DeWeese defense: Everyone does it; judge orders trial

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HARRISBURG -- State Rep. Bill DeWeese told a grand jury in December that he employed state workers who did campaign work during business hours from their desks in legislative offices.

A transcript of that testimony was read this afternoon during a preliminary hearing on charges that Mr. DeWeese illegally used state resources for political gain.

Asked whether he was concerned that political work was being done on state time, Mr. DeWeese told the grand jury this: "That was not unusual. That was part of the culture. Looking back it was wrong. We shouldn't have done it but it was part of the political culture on Capitol Hill."

Prosecutors said Mr. DeWeese's own words helped them make their case during a preliminary hearing today.

"The defendant has clearly admitted to the crimes with which he was charged," prosecutor Kenneth Brown said.

Mr. DeWeese's attorney, William C. Costopoulos, disagreed, saying the Democratic state representative from Waynesburg "has not admitted to any crime" and that the charges against him are politically motivated and petty.

Whether he is guilty will be up to a jury.

Harrisburg District Judge William Wenner today held Mr. DeWeese for trial.

Co-defendant Sharon Rodavich, a former district office staffer, is headed to trial, too. She waived her right to a preliminary hearing today.

Mr. DeWeese described to grand jurors "a frenzied effort to raise money" that involved state workers.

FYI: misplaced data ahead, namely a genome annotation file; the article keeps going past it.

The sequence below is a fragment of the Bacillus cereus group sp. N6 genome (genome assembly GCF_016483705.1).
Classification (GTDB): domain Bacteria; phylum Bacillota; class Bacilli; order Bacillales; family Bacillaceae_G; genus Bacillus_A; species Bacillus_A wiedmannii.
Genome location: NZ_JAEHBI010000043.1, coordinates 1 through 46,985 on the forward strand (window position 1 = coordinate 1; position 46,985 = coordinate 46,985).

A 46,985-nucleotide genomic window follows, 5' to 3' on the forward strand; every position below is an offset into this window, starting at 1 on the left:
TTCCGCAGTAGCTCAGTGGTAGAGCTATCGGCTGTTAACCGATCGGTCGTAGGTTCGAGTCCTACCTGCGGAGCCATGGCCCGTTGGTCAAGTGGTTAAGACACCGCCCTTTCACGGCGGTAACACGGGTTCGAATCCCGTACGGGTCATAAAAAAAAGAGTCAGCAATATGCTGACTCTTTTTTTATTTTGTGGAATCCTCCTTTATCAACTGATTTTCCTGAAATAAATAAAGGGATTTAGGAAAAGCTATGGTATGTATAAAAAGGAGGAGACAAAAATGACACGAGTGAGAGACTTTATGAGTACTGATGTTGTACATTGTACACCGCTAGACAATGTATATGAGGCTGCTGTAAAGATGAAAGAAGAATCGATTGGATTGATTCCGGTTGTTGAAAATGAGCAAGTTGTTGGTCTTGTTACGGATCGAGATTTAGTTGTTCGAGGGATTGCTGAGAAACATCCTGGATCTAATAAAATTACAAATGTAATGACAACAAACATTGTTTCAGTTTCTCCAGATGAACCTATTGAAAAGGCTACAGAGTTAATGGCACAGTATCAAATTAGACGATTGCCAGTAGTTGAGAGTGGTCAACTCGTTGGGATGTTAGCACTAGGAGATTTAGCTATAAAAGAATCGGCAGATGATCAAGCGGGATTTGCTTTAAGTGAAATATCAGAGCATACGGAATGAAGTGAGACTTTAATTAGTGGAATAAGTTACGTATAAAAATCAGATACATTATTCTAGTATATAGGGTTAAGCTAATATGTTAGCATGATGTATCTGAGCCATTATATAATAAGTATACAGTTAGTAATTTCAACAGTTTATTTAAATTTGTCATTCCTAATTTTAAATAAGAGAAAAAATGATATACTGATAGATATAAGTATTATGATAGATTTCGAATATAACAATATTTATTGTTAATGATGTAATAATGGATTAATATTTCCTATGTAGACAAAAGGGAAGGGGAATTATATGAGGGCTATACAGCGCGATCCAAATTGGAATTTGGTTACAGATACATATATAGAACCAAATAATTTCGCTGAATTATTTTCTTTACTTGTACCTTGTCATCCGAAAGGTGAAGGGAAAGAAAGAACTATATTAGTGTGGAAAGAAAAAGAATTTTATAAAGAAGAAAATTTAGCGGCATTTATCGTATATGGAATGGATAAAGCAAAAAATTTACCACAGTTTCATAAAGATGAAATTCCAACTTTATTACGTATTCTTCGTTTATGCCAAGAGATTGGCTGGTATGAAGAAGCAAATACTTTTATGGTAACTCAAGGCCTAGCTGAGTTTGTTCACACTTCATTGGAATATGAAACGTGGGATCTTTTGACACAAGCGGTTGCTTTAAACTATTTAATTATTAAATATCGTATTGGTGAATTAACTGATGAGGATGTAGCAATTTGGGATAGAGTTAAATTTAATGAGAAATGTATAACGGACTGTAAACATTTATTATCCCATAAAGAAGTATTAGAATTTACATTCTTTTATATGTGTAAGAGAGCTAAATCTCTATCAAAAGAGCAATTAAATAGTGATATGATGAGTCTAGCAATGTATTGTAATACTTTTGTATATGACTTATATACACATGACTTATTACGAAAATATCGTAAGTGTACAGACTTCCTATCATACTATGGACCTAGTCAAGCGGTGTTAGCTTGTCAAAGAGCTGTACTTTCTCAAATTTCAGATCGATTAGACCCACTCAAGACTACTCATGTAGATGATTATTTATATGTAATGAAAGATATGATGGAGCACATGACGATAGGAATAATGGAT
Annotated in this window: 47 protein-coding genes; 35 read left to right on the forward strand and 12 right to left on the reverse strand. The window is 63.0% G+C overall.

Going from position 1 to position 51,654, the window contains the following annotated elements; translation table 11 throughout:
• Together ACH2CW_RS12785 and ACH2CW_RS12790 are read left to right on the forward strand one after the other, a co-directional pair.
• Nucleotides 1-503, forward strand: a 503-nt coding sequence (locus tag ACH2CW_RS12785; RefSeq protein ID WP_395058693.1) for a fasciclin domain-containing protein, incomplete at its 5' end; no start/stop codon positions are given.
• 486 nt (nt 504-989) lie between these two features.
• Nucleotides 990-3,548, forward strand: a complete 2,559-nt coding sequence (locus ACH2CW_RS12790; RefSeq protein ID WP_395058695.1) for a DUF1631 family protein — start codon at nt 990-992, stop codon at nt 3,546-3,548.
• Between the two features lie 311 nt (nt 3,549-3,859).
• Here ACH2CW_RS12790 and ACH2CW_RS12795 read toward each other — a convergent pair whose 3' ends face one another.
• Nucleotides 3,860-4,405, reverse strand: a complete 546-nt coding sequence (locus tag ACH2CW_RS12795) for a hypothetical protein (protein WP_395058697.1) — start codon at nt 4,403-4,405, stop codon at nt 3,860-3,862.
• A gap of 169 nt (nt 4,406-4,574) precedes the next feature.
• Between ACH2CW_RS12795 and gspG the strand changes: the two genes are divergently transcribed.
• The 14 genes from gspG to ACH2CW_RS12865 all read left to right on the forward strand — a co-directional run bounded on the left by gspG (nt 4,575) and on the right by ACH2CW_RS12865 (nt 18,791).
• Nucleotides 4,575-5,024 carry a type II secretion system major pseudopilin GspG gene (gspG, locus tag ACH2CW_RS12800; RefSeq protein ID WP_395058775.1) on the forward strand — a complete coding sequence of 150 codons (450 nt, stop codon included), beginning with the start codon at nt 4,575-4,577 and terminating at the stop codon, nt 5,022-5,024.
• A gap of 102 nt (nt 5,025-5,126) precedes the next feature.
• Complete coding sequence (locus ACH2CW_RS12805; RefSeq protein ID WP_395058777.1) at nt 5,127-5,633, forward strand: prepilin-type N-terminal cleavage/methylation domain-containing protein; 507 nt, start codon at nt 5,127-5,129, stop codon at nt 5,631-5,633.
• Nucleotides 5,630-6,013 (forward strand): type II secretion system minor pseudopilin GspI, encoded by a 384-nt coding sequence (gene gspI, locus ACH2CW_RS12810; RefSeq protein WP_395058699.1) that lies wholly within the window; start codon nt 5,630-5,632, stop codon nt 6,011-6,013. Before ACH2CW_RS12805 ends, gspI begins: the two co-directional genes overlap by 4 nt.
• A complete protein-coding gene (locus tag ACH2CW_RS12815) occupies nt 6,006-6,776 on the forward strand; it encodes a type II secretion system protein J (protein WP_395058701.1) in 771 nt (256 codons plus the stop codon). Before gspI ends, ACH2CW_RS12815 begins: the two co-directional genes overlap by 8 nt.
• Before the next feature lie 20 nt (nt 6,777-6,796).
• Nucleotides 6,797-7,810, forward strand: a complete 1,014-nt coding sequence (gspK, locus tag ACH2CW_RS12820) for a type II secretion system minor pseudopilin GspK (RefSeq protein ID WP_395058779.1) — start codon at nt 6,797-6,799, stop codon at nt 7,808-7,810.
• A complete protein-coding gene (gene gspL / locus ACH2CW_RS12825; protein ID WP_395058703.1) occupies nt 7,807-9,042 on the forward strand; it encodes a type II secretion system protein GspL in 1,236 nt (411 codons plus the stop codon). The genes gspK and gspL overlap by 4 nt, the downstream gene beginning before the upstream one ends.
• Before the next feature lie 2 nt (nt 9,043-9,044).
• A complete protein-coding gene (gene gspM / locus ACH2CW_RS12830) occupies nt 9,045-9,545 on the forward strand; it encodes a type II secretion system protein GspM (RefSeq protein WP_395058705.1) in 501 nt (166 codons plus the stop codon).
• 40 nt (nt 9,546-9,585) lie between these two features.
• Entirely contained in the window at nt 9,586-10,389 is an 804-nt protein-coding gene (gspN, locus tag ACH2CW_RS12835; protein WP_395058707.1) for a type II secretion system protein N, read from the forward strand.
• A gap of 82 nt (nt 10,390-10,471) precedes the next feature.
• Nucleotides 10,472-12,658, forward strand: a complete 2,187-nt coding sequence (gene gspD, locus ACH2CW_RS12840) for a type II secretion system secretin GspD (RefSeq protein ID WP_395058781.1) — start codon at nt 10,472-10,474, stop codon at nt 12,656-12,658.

"It's not an excuse, but it was part of the culture," Mr. DeWeese told the grand jury. "That was part of the world, the culture of the Legislature."

Later, he told reporters that he knew state employees were doing political work but didn't know they were doing it on state time. He said he told them to use vacation days, compensatory time and lunch hours.

Mr. Sidella, who testified this morning, said that Mr. DeWeese did sometimes tell him to do the work over lunch, but sometimes that instruction came at 3 p.m., long after he had taken his break.

Others testified that Mr. DeWeese twice threatened to fire people from their state jobs because their campaign work didn't meet his expectations.

Mr. DeWeese later said he may have threatened to fire them in the heat of anger, but that he didn't mean it.

Mr. Brown summed up the grand-jury testimony this way:

"This defendant, a public official, not only reached one hand but reached both hands into the taxpayers' pockets and pulled out as much money as he could, and he got caught. It's for a jury to decide from this point on."

A trial date has not yet been set.

Mr. DeWeese told reporters he hopes to go to trial before November, when Attorney General Tom Corbett -- whose office is prosecuting him -- faces voters in a gubernatorial election.

He said he will bring in "a battalion of witnesses" to testify that he routinely asked staffers to ensure any campaign work they did was not on state time.

Tracie Mauriello: or 717-787-2141.


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